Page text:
BY IFE OLUJUYIGBE
This comedy film by Kunle Afolayan is the first of three films to be released this year. In the past, the filmmaker has focused on releasing one film per year, but in this case he took the risk and went all out, shooting all three films in less than a month. The question of whether this risk paid off is one only the films themselves can answer.
Omugwo, one of the three, is a collaboration between Golden Effects Pictures and Africa Magic, and this partnership is a first, an unfamiliar mix of lightheartedness (attributed to typical Africa Magic comedies tagged by many as “Igbo films”) and Kunle Afolayan’s characteristically mystery-laden approach. This collaboration births mirth in Omugwo, with a bright touch of excellent directing, good writing, and superb production quality.
Omugwo is the story of a career-driven civil engineer, Omotunde and her on-air personality husband, Raymond, and how they welcome their first child. Both their mothers come around to perform the omugwo, an Igbo-named tradition that requires the mother of either the husband or the wife to come live with the new mother for a period of three months to assist her around the home. In this case, both mothers show up, and their divergent personalities clash. While Raymond’s mother, Chimamanda (Patience Ozokwor), is very motherly and a lover of children, Omotunde’s mother, Candance (Ayo Adesanya), is superficial, artificial and unfeeling. But they both must learn to cohabit for the benefit of their children and grandchild.
The story, written by Kemi Adesoye is interesting and ingenious. It is also relatable, as almost every woman with a mother or mother-in-law knows what omugwo entails. It is supposed to be a time of relief for the new mother, but for some, it is a time to dread, and this picture is quickly suggested when Raymond signals to his wife not-so-discreetly to say no to his mother’s proposal to come for the omugwo. The viewer immediately wonders why, especially with Patience Ozokwor’s track record of wicked mother-in-law roles. We mistrust her intentions, and are afraid for Omotunde when she accepts.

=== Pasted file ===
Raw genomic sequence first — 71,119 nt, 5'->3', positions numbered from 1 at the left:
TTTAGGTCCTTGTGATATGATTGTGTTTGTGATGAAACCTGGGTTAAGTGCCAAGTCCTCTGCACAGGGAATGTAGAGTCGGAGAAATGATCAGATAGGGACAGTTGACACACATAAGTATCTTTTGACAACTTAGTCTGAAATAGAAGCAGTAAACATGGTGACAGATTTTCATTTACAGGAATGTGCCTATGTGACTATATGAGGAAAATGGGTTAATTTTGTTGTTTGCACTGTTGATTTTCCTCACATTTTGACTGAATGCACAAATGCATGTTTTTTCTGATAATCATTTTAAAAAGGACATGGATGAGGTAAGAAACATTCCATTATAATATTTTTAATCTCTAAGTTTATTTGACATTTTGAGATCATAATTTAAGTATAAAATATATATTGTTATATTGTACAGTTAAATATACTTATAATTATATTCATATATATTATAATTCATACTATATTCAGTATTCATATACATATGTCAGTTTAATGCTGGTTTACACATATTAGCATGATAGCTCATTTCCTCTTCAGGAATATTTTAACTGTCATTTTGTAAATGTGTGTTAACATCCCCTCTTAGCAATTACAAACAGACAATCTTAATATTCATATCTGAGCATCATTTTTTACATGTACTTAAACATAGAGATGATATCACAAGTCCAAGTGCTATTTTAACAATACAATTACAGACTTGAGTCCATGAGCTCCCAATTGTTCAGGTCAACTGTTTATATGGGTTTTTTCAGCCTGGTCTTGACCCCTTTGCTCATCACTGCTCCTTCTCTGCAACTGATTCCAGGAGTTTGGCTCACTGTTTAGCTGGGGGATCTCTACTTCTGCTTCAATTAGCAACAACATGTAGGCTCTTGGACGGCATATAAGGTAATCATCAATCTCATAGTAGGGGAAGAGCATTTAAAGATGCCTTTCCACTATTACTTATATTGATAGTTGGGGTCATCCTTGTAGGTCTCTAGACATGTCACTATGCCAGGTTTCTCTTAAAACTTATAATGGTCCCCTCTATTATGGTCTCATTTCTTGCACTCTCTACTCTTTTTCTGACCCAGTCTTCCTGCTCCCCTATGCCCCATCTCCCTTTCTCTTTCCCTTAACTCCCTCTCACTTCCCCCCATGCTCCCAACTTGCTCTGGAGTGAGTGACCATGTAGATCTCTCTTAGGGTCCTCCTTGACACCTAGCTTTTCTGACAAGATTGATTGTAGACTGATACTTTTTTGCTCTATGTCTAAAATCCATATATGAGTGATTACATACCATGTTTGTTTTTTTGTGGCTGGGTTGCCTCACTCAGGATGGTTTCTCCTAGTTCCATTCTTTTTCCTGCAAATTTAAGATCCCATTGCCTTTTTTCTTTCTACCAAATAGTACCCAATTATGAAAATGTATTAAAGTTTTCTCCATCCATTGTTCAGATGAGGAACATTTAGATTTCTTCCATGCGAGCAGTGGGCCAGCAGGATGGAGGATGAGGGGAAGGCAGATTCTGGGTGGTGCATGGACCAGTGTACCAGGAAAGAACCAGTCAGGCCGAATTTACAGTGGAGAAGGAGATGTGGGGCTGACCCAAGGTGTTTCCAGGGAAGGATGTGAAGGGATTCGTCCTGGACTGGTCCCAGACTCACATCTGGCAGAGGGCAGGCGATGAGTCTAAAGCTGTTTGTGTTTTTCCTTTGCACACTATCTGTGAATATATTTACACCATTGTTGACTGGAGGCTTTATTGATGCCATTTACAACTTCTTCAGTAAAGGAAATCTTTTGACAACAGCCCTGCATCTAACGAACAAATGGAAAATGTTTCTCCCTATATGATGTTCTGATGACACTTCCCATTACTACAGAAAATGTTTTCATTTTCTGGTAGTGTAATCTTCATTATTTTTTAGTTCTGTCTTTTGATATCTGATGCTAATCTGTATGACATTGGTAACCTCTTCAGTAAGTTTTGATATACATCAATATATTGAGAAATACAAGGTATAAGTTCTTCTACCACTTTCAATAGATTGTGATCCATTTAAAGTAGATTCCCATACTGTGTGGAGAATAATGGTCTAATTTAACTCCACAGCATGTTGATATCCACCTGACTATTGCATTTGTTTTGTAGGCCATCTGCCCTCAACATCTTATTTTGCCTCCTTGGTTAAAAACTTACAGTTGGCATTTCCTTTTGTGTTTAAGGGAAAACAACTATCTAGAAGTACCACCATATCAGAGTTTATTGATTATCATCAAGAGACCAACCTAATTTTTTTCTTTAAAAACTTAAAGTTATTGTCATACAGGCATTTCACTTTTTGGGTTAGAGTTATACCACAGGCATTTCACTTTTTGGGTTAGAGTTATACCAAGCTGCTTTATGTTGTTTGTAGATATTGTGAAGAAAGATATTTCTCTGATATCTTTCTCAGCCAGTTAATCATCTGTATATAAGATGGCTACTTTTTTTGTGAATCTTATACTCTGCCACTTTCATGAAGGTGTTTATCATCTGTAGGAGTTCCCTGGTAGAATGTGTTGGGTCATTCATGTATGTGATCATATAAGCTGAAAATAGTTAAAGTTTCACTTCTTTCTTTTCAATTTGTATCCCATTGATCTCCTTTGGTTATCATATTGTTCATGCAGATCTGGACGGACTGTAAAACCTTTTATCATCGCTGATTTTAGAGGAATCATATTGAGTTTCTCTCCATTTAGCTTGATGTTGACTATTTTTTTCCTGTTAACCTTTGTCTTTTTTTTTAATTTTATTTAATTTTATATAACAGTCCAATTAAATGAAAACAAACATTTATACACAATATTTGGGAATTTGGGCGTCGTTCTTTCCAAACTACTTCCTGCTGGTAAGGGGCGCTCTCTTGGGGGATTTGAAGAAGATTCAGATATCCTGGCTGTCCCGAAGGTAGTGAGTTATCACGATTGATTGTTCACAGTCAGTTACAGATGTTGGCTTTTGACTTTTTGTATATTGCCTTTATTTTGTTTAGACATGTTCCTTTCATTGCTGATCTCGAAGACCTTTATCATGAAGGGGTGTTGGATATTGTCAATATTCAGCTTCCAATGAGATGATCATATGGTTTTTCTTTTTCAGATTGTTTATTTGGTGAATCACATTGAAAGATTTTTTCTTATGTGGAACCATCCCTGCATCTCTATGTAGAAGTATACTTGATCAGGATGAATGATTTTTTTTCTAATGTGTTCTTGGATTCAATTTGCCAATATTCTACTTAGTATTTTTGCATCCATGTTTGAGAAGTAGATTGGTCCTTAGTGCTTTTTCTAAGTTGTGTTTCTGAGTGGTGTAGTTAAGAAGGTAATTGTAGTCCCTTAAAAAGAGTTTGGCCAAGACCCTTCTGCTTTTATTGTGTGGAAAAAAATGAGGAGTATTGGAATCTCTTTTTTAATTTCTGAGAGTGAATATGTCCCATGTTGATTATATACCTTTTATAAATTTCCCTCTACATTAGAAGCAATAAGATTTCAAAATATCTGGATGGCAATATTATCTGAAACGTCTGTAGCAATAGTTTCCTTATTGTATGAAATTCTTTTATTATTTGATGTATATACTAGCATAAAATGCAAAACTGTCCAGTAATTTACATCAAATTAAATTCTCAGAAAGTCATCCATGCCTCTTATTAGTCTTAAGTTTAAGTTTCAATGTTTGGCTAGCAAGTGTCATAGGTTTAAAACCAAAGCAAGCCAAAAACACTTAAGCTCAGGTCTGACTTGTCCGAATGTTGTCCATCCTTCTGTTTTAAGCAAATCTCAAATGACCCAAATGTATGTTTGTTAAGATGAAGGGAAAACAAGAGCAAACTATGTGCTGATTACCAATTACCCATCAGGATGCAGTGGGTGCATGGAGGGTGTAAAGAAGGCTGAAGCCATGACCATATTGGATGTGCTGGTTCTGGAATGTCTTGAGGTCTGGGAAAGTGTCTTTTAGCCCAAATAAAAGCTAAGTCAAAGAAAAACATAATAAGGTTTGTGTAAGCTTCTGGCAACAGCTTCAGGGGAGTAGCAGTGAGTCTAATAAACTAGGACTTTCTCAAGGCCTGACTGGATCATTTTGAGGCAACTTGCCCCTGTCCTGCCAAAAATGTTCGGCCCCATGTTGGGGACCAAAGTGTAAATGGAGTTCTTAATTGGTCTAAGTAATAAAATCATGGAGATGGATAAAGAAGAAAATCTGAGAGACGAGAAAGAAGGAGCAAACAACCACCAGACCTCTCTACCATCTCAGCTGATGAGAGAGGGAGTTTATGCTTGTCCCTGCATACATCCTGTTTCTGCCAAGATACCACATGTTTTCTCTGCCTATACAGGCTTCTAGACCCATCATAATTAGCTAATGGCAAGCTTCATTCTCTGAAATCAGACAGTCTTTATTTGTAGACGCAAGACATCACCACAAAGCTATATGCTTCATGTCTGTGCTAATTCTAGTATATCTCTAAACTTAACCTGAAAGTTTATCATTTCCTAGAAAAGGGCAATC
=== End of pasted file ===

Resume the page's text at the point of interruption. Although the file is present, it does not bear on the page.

It turns out Chimamanda isn’t a beast after all. She is sweet and understanding and unashamedly local. We, however, cannot say the same for Candance, whose only reason for showing up is to compete. She makes it clear she is neither interested in the marriage nor in the newborn, and would rather be in Milan having the time of her life. But she would not miss an opportunity to prove that she is better at everything, especially when it concerns her in-laws.
Laced with humour and drama, the Omugwo idea is fresh. The execution, however, leaves a lot to be desired. Ayo Adesanya fits the Candance look but doesn’t deliver the role to taste. She amplifies her sophistication so much that it is almost impossible to connect to her character. Her reactions and responses are over-the-top, and her relationship with anyone in the film is hard to understand. Ken Erics as Raymond is great at the beginning of the film, but as we move further down, mild inconsistencies in his character and acting begin to show. The Chimamanda role doesn’t favour Patience Ozokwor as well as it should because we all know she can be fantastic at this kind of stuff. Like Erics, she begins great but doesn’t sustain it. And Omowumi Dada as Omotunde is a tad too theatrical, as opposed to how natural she has come across in all her prior outings. With a film that focuses mainly on just this four, it is easy to lose interest every now and again, then laugh, then lose interest all over. The most interesting character would have to be Candance’s driver, (played by Christian Paul), who is absolutely natural and believable.
Some inconsistencies in this film stand out: A two-months-old looks nothing like Omotunde and Raymond’s baby at two months. If we were told the child was four to eight months, that would make more sense, but a need to fit the duration of the omugwo may have twisted the director’s arm. Chimamanda gets a call around daylight in front of her village home and arrives around daylight at the hospital in Lagos. We reckon her village is somewhere in the east. It doesn’t exactly add up that she arrives just in time, considering that even if she took a flight, there is booking and flight schedules and Lagos traffic to contend with. And with the way it looks, Chimamanda came by road, so how does this work?
The nurses in the hospital who assist Omotunde during her labour are an assembly of women in white singing “Push!” in rhythm, on top of their voices. Unless this was done with comic intent (and it isn’t very funny), it is utterly ridiculous.
The typical Nollywood film attempts to be pontifical, infusing a message that gives the film an elevated sense of self-importance. Omugwo falls right in with convention and infuses a mix of a postpartum depression message with a family message with a love and harmony message. Having a message in itself isn’t an issue, but forcing a message on a film is like forcing on a size 8 gown on a plus-sized person.
The film embarks on a wild-goose chase regarding where to terminate. Amidst stretched scenes and random conflicts, it finally comes to an end and while it gives moments of laughter, it doesn’t exactly hit home, especially in comparison with Kunle Afolayan’s other comedy film from 2012, Phone Swap. Perhaps the timing of the shoot had everything to do with it. Perhaps not.